In this recent academia.SE question, the questioner mentions that as an undergraduate they did research with an assistant professor. That faculty member had a master's degree (only) at the time and has since moved on to be a PhD student at another institution.
To my American eyes, it seems strange to have the positions of "graduate student" and "faculty member" intertwined like this. In a comment, the questioner wrote
Just to shed some more light on this, I come from India and here it is part of official policy to allow people with graduate degrees to rise to posts as high as assistant professor. I am not sure why this difference in academic practice has not come to the notice of admissions committees in the US in spite of the fact that thousands of Indian students have gone there over the years.
Well, I am the chair of a graduate admissions committee, and indeed this difference in academic practice had not come to my notice until now. I would like to understand it better -- in particular:
1) What does this position entail?
2) Which Indian institutions and departments are (still) hiring assistant professors with masters degrees?
3) Can a master's degree assistant professor retain that position indefinitely? Do they?
4) What percentage of higher-rank Indian professors did an assistant professorship between a master's and a PhD degree?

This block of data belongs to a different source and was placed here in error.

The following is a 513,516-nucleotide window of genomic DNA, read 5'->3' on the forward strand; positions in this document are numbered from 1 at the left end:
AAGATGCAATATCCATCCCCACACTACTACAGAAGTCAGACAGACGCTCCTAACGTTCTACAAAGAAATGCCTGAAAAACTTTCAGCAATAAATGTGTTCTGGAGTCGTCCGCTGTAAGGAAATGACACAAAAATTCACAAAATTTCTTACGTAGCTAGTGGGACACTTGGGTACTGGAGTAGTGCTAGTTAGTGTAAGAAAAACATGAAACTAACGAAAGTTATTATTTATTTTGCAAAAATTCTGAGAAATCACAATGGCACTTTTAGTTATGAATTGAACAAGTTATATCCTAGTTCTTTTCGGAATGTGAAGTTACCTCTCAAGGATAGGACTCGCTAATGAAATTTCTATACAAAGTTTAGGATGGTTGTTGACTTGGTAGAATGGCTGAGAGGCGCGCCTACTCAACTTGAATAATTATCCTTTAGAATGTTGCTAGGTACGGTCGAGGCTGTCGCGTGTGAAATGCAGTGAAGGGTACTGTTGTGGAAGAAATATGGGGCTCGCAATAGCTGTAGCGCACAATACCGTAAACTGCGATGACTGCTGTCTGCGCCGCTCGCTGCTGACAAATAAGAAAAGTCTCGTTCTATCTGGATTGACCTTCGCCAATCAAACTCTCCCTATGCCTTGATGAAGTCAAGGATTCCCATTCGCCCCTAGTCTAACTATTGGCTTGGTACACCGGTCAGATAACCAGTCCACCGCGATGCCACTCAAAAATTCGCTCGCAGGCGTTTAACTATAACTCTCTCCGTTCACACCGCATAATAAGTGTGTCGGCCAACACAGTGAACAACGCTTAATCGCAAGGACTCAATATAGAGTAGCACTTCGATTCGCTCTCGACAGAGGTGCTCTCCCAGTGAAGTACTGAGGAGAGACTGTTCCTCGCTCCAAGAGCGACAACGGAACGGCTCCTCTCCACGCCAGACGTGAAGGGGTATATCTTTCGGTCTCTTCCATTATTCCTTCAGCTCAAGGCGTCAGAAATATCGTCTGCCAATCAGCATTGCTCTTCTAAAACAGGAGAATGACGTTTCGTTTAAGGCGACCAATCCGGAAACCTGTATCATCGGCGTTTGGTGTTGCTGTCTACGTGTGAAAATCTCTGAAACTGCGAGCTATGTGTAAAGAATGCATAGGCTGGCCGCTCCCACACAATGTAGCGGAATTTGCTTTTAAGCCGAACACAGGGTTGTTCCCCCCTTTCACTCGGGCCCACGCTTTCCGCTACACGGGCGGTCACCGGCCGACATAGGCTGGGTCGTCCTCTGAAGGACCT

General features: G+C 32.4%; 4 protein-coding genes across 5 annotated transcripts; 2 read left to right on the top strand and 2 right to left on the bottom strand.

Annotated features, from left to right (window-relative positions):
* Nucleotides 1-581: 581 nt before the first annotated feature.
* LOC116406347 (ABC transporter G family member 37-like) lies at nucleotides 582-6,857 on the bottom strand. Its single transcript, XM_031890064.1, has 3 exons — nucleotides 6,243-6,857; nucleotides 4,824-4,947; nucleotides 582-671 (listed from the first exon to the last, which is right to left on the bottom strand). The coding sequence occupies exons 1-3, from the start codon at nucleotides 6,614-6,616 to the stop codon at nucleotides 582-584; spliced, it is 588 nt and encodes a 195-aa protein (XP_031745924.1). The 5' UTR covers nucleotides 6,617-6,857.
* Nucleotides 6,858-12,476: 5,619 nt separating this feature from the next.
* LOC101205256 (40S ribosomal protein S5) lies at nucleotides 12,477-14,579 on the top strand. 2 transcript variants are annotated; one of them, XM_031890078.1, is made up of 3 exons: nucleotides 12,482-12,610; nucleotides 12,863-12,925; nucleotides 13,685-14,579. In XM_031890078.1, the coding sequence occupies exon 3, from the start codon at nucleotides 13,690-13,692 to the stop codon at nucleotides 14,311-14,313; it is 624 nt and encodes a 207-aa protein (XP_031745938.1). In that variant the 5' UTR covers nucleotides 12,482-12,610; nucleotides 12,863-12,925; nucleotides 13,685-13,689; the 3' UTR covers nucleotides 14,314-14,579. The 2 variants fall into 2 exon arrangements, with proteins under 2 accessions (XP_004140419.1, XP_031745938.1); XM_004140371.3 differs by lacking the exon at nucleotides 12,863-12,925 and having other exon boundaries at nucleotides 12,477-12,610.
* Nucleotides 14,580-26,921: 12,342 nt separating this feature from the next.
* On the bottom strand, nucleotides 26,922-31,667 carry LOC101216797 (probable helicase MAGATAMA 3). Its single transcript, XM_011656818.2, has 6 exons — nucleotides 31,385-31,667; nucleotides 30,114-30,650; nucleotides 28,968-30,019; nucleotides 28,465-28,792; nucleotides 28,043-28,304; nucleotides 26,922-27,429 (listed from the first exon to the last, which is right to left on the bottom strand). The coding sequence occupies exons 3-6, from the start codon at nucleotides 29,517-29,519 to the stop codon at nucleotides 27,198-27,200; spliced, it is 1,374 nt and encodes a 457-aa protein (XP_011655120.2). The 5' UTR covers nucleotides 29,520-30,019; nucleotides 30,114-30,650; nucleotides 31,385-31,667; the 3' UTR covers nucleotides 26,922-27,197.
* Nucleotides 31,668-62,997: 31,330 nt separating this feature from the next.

[Here follows more information about why I am asking the question and context about how what I know so far makes it sound different from the US. It is not necessary to read this part or address it in an answer.]
In the United States there are so many PhDs looking for academic jobs that the days when someone without a PhD can teach advanced undergraduates at a research university or nationally ranked liberal arts college are almost completely past (more precisely: there are still some such people, but they were hired a long time ago). However there are other institutions of higher learning in which faculty can teach with master's degrees, and I have known some cases. (I suspect that the window for this is shrinking as well, as we continue to produce many more PhDs desiring academic positions than the market can bear.)
But I don't know of any American institution of higher learning in which a faculty member with a master's degree can be an assistant professor but have no higher rank. Moreover, the type of institution which has tenure track faculty with master's degrees is quite different from the type of institution in which (i) faculty do research with their undergraduates and (ii) send students to graduate school. (I tried to choose language to minimize the elitism / academic caste-ism in that last assertion, but that minimum is unfortunately positive, since American academia is elitist...)